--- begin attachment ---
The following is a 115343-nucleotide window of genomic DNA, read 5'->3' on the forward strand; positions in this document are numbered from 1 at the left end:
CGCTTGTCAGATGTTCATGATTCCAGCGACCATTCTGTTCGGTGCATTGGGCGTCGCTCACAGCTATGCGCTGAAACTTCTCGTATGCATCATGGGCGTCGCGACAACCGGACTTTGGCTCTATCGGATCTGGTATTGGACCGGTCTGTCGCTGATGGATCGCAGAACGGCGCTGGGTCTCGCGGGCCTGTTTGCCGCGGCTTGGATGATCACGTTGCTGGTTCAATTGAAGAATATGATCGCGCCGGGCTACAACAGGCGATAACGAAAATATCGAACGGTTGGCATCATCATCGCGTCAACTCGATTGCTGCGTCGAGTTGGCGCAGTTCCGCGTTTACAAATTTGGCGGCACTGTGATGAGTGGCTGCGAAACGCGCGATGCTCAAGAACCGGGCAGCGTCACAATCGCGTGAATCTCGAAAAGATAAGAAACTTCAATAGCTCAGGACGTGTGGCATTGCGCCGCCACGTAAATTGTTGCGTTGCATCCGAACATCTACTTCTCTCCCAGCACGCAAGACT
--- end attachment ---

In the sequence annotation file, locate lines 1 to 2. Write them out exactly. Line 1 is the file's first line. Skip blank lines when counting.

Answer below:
The following is a 115343-nucleotide window of genomic DNA, read 5'->3' on the forward strand; positions in this document are numbered from 1 at the left end:
CGCTTGTCAGATGTTCATGATTCCAGCGACCATTCTGTTCGGTGCATTGGGCGTCGCTCACAGCTATGCGCTGAAACTTCTCGTATGCATCATGGGCGTCGCGACAACCGGACTTTGGCTCTATCGGATCTGGTATTGGACCGGTCTGTCGCTGATGGATCGCAGAACGGCGCTGGGTCTCGCGGGCCTGTTTGCCGCGGCTTGGATGATCACGTTGCTGGTTCAATTGAAGAATATGATCGCGCCGGGCTACAACAGGCGATAACGAAAATATCGAACGGTTGGCATCATCATCGCGTCAACTCGATTGCTGCGTCGAGTTGGCGCAGTTCCGCGTTTACAAATTTGGCGGCACTGTGATGAGTGGCTGCGAAACGCGCGATGCTCAAGAACCGGGCAGCGTCACAATCGCGTGAATCTCGAAAAGATAAGAAACTTCAATAGCTCAGGACGTGTGGCATTGCGCCGCCACGTAAATTGTTGCGTTGCATCCGAACATCTACTTCTCTCCCAGCACGCAAGACT